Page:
US President George W Bush has praised the "heroic efforts" of Iraqi lawmakers who failed to meet a deadline to agree a new constitution for the country.
Constitution delay is not a disappointment: Iraq's president
On Monday, Iraq's parliament agreed to extend the deadline until 22 August to enable negotiators to try to resolve their disputes.
US Secretary of State Condoleezza Rice said Iraq's political leaders had made considerable progress.
Stumbling blocks include the issue of federalism and the role of religion.
In an upbeat message sent from his Texas ranch, Mr Bush said the politicians would carry on working "to refine the text and build an enduring consensus".
"I applaud the heroic efforts of Iraqi negotiators and appreciate their work to resolve remaining issues through continued negotiation and dialogue," he said in his statement.
"Their efforts are a tribute to democracy and an example that difficult problems can be solved peacefully through debate, negotiation and compromise."
Ms Rice insisted the delay is proof of democracy at work, and a sign of Iraqi politicians' commitment to building a new Iraq.
"I believe they're going to finish this and I've heard expressions from the Iraqis that they believe that they're going to finish it," she said.
The US has put considerable pressure on Iraq to approve a draft constitution by 15 August.
Now it is playing down the failure to meet that deadline, says the BBC's State Department correspondent Jonathan Beale.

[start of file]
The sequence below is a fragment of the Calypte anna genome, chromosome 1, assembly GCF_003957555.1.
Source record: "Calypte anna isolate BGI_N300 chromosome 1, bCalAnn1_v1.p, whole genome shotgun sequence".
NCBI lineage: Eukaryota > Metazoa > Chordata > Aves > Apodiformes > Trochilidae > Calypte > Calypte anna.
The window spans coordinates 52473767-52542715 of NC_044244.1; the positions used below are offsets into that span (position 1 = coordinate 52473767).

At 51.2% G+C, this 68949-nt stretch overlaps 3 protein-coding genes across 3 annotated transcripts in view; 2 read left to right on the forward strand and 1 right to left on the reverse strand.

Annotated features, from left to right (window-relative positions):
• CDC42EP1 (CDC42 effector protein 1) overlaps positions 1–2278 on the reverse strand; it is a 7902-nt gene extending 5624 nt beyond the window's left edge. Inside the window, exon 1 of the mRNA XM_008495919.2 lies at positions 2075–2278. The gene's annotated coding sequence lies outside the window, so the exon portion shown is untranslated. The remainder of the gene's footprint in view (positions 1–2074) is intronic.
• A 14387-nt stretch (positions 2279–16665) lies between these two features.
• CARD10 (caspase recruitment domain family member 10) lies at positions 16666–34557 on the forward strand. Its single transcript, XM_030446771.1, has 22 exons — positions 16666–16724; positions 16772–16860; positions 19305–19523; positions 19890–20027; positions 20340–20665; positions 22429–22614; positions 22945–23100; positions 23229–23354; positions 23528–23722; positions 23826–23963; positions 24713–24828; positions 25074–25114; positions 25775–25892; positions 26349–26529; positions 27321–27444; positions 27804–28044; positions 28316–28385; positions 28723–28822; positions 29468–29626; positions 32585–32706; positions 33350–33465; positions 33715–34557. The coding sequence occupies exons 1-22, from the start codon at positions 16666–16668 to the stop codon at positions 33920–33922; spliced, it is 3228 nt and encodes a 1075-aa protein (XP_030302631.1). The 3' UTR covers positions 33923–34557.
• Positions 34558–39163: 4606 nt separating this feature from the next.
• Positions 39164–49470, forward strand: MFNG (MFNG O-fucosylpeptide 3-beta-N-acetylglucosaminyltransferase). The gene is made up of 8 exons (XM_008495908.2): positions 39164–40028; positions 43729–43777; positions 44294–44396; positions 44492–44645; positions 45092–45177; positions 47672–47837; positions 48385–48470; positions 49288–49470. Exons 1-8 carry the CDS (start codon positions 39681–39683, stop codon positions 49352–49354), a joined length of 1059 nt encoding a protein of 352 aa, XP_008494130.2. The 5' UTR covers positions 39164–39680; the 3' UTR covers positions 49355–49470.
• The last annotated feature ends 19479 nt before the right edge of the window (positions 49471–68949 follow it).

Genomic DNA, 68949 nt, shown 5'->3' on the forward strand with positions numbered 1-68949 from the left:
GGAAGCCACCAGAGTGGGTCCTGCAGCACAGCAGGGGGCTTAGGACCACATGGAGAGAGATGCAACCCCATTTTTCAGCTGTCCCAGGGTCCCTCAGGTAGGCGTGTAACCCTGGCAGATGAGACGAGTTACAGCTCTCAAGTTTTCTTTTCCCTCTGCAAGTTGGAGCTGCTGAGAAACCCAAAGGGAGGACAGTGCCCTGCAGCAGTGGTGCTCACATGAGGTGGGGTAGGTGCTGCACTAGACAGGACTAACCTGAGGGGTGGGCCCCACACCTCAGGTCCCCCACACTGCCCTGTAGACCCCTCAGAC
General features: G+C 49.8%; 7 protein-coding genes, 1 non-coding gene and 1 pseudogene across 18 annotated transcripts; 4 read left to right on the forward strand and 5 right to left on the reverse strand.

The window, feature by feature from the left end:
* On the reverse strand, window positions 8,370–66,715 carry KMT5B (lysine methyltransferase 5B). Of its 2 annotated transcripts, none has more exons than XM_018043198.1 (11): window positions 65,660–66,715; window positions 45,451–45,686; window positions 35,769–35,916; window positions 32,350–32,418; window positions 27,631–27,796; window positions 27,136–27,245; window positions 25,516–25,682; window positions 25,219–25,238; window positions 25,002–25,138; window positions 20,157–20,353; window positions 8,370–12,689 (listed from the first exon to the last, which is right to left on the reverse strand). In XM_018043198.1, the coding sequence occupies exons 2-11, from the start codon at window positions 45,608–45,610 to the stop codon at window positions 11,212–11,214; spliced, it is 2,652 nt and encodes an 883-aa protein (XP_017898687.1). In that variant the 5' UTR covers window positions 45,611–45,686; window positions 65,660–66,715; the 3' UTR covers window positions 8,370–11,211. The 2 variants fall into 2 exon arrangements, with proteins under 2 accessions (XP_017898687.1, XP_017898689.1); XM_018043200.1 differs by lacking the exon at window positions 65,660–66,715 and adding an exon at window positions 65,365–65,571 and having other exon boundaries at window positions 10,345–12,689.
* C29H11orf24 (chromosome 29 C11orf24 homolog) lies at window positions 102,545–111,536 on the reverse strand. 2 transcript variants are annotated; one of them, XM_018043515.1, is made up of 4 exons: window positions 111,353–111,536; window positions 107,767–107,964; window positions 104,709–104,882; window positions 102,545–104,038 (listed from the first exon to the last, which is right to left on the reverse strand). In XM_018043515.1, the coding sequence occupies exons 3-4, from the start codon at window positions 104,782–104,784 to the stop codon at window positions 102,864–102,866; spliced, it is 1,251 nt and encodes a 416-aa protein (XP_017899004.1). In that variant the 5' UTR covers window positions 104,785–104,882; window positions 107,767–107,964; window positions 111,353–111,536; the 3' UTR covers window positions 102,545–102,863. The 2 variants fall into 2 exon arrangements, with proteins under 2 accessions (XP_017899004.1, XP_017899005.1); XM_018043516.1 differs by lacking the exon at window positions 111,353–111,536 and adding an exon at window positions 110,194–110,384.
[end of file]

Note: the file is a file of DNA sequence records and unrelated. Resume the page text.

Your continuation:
The three-quarters majority needed for an extension was reached by Iraq's lawmakers just 20 minutes before the midnight deadline to present the new constitution expired.
"It was no disappointment, because we have done a lot," Iraqi President Jalal Talabani said, adding that the delay would not "shake the confidence" of the Iraqi people.
"It must be carefully drafted to avoid mistakes in the future."
Iraqi Prime Minister Ibrahim al-Jaafari shared the view.
"We should not be hasty regarding the issues and the constitution should not be born crippled," he said after the parliament session, which lasted only 15 minutes.
"We are keen to have an early constitution, but the constitution should be completed in all of its items," he added.
The constitution needs to be approved by the National Assembly before it can go to a nationwide referendum in October.
Kurdish minister Barhem Saleh told al-Arabiya TV that if no agreement could be reached on the constitution, the National Assembly would have to be dissolved and fresh elections held.
The Shia Muslims and Kurds between them have a parliamentary majority which could see the document passed.
But this has raised concerns that the constitution could alienate the Sunni minority further and could create a backlash when the referendum is held.
Before parliament met, Saleh Mutlaq, a Sunni Muslim member of the panel drafting the constitution, said Sunnis would reject the draft if it contained proposals for a federal Iraq.
Kurdish and Shia members have reportedly dropped demands that the country should be called federal or Islamic, and agreed that the official name should be the Republic of Iraq.
But any devolution of power, beyond the existing autonomy enjoyed by Kurds, remains contentious.